Outrage at Cardiff ban on photos of Arab-Jewish football match
Leaders of Britain's Jewish communities have condemned the decision to cancel an exhibition about an Arab-Jewish football match because of fears of protests.
The Board of Deputies of British Jewish and leaders of the Welsh Jewish communities described the Cardiff City Council boycott as an "own goal". They said they were "utterly dismayed" by the decision.
The exhibition, which has already been shown at the Guardian offices in London, illustrates a model of peaceful coexistence, showing Muslims, Jews and Christians happily playing football together. It shows there is much more to relations between the different religious communities in the region than the narrative of conflict that usually dominates the headlines.
Photographers Gad Salner and Vadim Tarasov conceived the idea as a way of illustrating how sport can transcend politics. The match was photographed in Israel.
The exhibition had been planned to go on at Cardiff Central Library as part of the run-up to the Wales versus Israel European Championship qualifier on Sunday.
Stanley Soffa, president of the South Wales Jewish Representative Council, said: "This is yet another example of where poisonous and divisive anti-Israel activists show how their irrational hatred. Cardiff City Council should be supporting efforts to bring reconciliation between Arab and Jewish Israelis, not supporting the schemes of the boycott bullies to drive them apart."
Sheila Gewolb, vice-president of the Board of Deputies and representative of Cardiff United Synagogue on the national Jewish representative body, said: "The City Council's capitulation on this issue is a serious 'own goal'. The proud internationalist image of Cardiff will be severely damaged and this does nothing to help the peace process.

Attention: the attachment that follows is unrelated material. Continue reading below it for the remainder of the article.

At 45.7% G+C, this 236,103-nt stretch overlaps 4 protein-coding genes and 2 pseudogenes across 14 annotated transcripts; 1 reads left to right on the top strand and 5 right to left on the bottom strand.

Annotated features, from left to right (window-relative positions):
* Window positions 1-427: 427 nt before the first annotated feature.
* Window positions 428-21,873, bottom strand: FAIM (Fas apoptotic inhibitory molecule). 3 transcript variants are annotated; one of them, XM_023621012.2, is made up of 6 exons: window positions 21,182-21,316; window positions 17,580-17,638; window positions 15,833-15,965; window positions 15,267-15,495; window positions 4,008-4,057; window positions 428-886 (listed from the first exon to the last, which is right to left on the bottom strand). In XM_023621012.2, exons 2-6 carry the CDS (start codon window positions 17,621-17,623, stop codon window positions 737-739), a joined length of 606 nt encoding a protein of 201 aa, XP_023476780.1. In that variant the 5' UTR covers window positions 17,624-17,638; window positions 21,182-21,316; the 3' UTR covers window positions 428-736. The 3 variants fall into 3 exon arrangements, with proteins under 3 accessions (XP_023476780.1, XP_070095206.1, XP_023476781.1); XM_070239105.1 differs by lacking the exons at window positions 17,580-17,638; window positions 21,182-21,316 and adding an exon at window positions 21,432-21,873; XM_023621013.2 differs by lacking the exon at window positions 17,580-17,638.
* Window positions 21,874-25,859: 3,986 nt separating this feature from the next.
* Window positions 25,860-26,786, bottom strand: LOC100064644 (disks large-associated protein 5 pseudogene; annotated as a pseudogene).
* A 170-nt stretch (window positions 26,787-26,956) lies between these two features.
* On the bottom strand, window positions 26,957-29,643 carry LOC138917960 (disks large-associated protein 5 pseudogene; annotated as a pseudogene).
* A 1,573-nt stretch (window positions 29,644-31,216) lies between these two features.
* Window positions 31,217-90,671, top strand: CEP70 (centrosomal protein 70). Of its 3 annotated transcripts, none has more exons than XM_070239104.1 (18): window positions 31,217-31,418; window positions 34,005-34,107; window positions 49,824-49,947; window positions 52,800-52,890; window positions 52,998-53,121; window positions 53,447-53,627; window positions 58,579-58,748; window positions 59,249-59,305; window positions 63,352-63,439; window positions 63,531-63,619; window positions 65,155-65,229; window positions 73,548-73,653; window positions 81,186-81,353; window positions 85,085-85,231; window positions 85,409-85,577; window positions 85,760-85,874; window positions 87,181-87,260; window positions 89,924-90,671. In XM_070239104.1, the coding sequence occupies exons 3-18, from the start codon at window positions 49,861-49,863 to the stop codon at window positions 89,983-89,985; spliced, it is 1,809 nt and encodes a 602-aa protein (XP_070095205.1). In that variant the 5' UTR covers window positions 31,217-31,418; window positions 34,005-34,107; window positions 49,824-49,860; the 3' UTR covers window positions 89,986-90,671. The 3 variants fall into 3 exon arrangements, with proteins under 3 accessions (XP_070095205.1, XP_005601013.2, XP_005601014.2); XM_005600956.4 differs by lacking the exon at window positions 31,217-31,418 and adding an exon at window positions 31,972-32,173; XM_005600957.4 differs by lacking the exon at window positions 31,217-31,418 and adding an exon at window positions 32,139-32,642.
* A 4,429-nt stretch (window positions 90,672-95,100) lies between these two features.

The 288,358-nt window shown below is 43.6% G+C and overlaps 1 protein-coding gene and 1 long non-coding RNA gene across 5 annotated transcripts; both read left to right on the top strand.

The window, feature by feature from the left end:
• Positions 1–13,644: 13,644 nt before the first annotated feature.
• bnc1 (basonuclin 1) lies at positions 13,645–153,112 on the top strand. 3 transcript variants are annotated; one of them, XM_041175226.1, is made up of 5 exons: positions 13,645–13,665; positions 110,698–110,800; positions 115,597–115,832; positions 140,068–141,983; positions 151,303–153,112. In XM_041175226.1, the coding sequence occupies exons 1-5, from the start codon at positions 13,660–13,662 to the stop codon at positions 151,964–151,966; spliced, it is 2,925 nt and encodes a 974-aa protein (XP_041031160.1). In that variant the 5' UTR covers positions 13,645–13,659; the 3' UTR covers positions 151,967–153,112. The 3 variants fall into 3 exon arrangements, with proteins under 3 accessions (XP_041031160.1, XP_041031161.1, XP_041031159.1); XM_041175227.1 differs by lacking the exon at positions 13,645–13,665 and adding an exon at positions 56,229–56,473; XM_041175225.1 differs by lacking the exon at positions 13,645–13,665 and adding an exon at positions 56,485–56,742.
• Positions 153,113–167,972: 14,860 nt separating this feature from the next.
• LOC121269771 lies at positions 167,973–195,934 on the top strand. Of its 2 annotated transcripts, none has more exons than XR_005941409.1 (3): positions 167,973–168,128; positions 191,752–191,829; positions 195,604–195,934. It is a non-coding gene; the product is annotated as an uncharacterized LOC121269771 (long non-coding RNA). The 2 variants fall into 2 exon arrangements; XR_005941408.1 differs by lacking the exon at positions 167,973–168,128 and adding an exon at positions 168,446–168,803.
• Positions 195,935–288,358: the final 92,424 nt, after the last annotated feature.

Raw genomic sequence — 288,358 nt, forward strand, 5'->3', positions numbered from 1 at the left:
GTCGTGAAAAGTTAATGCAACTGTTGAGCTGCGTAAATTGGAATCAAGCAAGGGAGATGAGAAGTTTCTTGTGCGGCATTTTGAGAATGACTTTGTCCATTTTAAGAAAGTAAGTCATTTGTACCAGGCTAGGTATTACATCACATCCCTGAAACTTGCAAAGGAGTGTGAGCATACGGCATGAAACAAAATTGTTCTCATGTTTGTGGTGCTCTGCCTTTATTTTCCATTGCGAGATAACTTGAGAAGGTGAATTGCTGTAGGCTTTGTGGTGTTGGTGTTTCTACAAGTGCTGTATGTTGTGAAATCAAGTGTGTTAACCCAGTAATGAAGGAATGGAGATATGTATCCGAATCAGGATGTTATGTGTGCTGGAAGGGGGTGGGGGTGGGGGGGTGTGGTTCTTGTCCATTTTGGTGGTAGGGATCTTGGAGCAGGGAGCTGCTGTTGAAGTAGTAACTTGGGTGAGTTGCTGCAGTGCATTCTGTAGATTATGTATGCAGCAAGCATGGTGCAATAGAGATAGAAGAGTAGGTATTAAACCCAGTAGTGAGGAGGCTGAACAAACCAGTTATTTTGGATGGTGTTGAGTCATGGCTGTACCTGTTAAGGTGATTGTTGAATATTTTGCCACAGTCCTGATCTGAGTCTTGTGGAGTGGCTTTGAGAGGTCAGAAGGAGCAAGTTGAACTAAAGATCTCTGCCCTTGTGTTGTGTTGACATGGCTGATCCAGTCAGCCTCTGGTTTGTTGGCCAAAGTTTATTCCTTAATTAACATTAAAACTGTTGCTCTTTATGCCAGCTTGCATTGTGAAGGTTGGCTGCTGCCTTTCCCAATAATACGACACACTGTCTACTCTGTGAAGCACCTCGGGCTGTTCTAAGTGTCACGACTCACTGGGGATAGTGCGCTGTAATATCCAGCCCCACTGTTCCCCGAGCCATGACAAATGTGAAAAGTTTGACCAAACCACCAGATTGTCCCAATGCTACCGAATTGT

"What message does it send to Arab and Jewish Israelis who want to make progress and make peace? It says, 'Cardiff is not with you. Cardiff prefers division and conflict'. Many people at Cardiff synagogues, who pray every day for peace, will wonder why we bother paying council tax if the City Council is just going to engage in counter-productive stunts of this kind. We will be calling for an urgent discussion with the Council to ask them to explain this decision."
Yiftah Curiel, of the Israeli Embassy, said: "This is a boycott against peace and coexistence, in line with the destructive and belligerent aims of the movement to delegitimise Israel."
Dr Jane Clements, director of the Council of Christians and Jews, said: "The CCJ regrets the decision made by officers of the City of Cardiff Council to remove the photographic exhibition of pictures that demonstrate a positive model of co-existence between Muslims, Jews and Christians through their shared love of football. Notwithstanding the political reality of the conflict, these important initiatives on the ground demonstrate ways in which individuals can connect with one another and transcend their differences, creating greater understanding and hope for the future."
A council spokesman said: "The council received a complaint and was made aware there was potential for a large demonstration outside the central library hub in relation to the exhibition, which could disrupt access to the building and the services we offer. For this reason a decision was made by officers to remove the exhibition for operational reasons.
"From an operational perspective it is important that our buildings are open and accessible to all and it is important that at no time should we be in a position where any exhibition could lead visitors to suppose that the Council could be seen to be displaying a political bias."